‘Body positive’ and obesity – weighing in to the debate

Quite a lot of the bloggers and instagrammers I follow consider themselves part of the ‘body positive’ movement. For those not familiar, this is about celebrating all human bodies, regardless of size and shape. There has been some commentary out there for a while about whether this movement encourages obesity and puts people’s health at risk and I read another comment about it this morning which got me thinking.

I’m obese. I have been for all of my adult life and much of my later childhood years. I have done the yo yo thing – losing various amounts of weight at various times and then, usually quite slowly and insidiously, putting it back on (although never making it back up to my peak weight). I spent a long time feeling bad about it and blaming myself and my lack of willpower for it. For the record, none of that helped. Whether I say horrid things to myself or not, my weight doesn’t change, only my mood.

The message I draw from the body positive movement is to live now and appreciate the body I have. I live in my body 24 hours a day, 7 days a week so I’m well aware of its flaws. However I also celebrate its strengths. I was only saying to a friend recently how much I’ve grown to appreciate my thighs, a relatively recent development since becoming a runner. They’re big and strong and I couldn’t be more pleased with them. They push me through long distances and up hills, keeping going even when my brain thinks they can’t.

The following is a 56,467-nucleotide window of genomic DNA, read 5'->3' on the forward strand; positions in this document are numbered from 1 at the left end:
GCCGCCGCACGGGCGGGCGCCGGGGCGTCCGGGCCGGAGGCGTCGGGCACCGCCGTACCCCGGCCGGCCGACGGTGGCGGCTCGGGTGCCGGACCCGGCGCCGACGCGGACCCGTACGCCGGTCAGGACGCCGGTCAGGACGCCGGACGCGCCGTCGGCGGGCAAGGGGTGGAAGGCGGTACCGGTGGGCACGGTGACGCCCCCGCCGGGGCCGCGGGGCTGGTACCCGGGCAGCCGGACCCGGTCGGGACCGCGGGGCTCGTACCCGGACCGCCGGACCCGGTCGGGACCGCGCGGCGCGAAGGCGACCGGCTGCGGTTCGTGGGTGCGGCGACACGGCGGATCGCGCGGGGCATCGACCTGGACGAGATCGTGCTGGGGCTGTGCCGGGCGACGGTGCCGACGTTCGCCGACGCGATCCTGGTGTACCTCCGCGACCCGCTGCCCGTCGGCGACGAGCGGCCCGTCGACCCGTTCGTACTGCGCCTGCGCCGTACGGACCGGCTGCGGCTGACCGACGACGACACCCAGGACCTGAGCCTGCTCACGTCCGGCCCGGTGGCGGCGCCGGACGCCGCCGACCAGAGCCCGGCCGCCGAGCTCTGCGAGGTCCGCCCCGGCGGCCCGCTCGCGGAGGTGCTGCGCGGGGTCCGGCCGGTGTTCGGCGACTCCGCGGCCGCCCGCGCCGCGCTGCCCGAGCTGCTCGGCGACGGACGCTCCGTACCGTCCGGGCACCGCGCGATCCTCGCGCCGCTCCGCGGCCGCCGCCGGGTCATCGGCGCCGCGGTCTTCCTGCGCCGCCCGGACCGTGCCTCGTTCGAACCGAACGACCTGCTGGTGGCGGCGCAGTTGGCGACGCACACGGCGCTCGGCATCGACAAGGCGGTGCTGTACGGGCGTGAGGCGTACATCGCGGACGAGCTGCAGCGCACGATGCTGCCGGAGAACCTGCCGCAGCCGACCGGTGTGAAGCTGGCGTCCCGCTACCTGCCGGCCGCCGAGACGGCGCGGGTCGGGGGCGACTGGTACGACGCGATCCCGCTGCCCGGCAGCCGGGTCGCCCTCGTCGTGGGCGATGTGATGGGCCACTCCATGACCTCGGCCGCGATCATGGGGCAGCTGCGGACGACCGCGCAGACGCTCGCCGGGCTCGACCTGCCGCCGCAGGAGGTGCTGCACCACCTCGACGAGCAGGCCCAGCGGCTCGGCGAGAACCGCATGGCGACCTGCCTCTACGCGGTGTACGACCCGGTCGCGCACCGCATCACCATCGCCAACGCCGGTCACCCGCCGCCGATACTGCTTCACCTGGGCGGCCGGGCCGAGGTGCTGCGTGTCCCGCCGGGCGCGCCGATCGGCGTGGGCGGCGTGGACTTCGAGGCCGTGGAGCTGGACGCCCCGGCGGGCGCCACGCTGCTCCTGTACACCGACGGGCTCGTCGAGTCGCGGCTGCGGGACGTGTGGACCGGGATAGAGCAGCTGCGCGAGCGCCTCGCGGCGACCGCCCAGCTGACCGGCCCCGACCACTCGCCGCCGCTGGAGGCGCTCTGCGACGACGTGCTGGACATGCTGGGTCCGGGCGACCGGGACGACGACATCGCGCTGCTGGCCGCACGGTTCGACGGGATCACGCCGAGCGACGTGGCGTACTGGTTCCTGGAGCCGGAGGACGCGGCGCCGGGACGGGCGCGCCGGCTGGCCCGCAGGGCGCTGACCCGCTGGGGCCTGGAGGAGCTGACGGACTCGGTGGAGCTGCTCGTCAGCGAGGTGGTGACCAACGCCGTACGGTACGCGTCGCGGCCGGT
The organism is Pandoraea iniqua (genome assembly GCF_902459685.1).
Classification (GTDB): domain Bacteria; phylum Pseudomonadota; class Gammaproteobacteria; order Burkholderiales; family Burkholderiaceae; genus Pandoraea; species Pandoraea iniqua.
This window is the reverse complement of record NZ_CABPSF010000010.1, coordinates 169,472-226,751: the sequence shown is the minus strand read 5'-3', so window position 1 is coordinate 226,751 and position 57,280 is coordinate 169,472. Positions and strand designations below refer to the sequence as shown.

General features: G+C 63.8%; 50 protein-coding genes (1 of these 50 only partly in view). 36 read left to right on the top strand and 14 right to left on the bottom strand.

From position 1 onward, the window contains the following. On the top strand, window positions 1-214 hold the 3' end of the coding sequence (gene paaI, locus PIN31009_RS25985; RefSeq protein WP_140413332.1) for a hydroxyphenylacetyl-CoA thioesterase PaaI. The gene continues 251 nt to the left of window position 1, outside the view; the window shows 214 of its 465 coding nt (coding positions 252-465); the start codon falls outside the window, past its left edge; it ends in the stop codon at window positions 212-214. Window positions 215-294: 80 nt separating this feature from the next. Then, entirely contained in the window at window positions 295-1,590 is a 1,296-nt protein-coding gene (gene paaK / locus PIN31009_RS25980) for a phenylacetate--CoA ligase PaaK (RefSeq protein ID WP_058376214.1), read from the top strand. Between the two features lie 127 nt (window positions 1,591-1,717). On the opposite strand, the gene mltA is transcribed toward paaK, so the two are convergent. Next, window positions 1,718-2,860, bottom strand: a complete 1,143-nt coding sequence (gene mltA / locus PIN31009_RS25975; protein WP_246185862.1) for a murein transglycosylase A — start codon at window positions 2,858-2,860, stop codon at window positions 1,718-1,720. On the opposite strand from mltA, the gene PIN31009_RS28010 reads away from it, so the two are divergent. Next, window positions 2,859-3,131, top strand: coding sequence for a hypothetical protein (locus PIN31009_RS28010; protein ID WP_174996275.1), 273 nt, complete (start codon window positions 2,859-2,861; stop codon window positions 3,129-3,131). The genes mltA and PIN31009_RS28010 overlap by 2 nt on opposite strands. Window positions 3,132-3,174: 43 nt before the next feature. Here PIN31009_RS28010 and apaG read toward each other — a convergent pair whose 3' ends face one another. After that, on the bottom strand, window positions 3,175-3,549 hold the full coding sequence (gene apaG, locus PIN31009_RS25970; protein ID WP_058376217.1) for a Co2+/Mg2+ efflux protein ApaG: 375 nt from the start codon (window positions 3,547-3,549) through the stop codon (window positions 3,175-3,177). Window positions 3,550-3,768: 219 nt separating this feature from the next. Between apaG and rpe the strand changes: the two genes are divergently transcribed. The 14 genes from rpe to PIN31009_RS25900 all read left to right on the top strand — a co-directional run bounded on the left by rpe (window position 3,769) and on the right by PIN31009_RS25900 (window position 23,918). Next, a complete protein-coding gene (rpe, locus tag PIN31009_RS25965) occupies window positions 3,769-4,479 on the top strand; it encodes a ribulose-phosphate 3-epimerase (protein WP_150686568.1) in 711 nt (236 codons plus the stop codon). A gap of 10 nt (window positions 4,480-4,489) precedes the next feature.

I’m aware that my weight isn’t considered healthy on a range of current medical benchmarks and would definitely like to get closer to those targets. The body positive movement doesn’t discourage me for aiming for this and doing my best to work towards it. It also doesn’t convince me that I’m a healthy weight. But it does convince me that, whatever weight and shape I am, I can live now. I don’t have to wait until I’m a certain weight to run, wear clothes that make me happy or enjoy all the wonderful bits of life. I don’t have to apologise for my weight or how I look or wear clothes that hide my shape. I don’t have to use exercise as a punishment for eating certain foods and I don’t have to justify my food choices to anyone but myself. I don’t have to buy into media images of what ‘health’ or ‘strength’ look like and I can celebrate the things I achieve in this fabulous body I have.

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